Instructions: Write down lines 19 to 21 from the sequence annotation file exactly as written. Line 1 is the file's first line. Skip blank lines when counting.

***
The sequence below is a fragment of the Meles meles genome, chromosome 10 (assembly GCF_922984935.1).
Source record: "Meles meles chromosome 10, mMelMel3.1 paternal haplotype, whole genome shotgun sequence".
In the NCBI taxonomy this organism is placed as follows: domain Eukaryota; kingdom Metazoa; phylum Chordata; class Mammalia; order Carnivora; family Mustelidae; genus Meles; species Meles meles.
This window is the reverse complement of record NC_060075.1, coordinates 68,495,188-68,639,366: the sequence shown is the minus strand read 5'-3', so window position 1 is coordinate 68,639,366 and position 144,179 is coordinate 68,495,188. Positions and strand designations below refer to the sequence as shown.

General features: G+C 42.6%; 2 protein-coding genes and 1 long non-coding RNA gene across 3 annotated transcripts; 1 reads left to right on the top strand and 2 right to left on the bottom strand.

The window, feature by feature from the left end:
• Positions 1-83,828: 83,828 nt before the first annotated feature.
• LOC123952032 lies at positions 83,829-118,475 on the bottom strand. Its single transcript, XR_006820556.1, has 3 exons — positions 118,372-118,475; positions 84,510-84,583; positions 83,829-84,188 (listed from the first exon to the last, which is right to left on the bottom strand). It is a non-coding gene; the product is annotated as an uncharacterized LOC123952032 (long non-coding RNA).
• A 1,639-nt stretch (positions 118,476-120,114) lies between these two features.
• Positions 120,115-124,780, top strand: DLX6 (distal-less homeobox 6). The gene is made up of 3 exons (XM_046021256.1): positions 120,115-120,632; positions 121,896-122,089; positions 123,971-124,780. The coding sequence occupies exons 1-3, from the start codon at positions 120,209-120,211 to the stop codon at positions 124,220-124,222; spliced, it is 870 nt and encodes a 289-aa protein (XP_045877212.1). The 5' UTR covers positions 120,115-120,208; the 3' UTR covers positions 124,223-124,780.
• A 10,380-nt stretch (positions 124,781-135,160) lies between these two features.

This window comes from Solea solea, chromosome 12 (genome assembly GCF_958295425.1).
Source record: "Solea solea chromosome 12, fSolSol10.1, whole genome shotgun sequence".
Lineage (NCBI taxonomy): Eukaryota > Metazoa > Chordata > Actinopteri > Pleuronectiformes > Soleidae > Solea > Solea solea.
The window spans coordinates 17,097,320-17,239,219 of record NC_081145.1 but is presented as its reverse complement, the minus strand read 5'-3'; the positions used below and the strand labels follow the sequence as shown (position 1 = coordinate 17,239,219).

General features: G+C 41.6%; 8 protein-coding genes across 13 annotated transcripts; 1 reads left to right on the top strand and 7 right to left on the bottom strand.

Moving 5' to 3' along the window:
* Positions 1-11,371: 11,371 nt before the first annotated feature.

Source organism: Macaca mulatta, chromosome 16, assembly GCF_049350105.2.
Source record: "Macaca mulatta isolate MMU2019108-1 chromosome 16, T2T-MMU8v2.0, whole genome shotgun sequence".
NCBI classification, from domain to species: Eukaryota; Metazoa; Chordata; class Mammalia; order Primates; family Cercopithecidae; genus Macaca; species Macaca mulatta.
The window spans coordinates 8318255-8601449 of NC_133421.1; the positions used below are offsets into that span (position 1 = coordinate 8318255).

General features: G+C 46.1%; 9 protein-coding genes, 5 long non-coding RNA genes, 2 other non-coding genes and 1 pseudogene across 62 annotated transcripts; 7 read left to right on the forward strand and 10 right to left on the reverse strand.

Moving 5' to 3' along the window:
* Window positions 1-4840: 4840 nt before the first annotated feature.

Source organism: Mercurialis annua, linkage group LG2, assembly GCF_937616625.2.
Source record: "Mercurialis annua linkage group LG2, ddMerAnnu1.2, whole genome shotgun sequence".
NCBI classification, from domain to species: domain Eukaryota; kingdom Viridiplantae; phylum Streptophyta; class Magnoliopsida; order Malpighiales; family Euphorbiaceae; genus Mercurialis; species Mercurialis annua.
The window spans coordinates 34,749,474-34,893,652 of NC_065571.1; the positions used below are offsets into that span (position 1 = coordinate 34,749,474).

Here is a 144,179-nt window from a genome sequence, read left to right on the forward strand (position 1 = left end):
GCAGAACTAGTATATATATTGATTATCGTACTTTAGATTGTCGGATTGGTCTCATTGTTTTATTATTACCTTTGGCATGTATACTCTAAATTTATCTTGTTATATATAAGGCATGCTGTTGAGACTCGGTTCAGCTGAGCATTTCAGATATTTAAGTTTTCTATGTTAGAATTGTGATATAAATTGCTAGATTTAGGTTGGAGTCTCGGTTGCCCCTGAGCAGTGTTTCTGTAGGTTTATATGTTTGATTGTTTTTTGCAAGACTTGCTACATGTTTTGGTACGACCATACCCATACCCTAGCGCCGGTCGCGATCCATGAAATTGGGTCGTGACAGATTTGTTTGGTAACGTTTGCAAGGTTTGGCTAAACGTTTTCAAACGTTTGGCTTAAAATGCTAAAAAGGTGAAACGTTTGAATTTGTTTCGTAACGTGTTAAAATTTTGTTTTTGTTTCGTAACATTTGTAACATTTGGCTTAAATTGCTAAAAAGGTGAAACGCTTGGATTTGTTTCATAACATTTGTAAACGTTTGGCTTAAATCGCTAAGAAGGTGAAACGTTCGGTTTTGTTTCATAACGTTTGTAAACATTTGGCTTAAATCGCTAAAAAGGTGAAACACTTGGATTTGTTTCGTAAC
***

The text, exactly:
Source organism: Macaca mulatta, chromosome 16, assembly GCF_049350105.2.
Source record: "Macaca mulatta isolate MMU2019108-1 chromosome 16, T2T-MMU8v2.0, whole genome shotgun sequence".
NCBI classification, from domain to species: Eukaryota; Metazoa; Chordata; class Mammalia; order Primates; family Cercopithecidae; genus Macaca; species Macaca mulatta.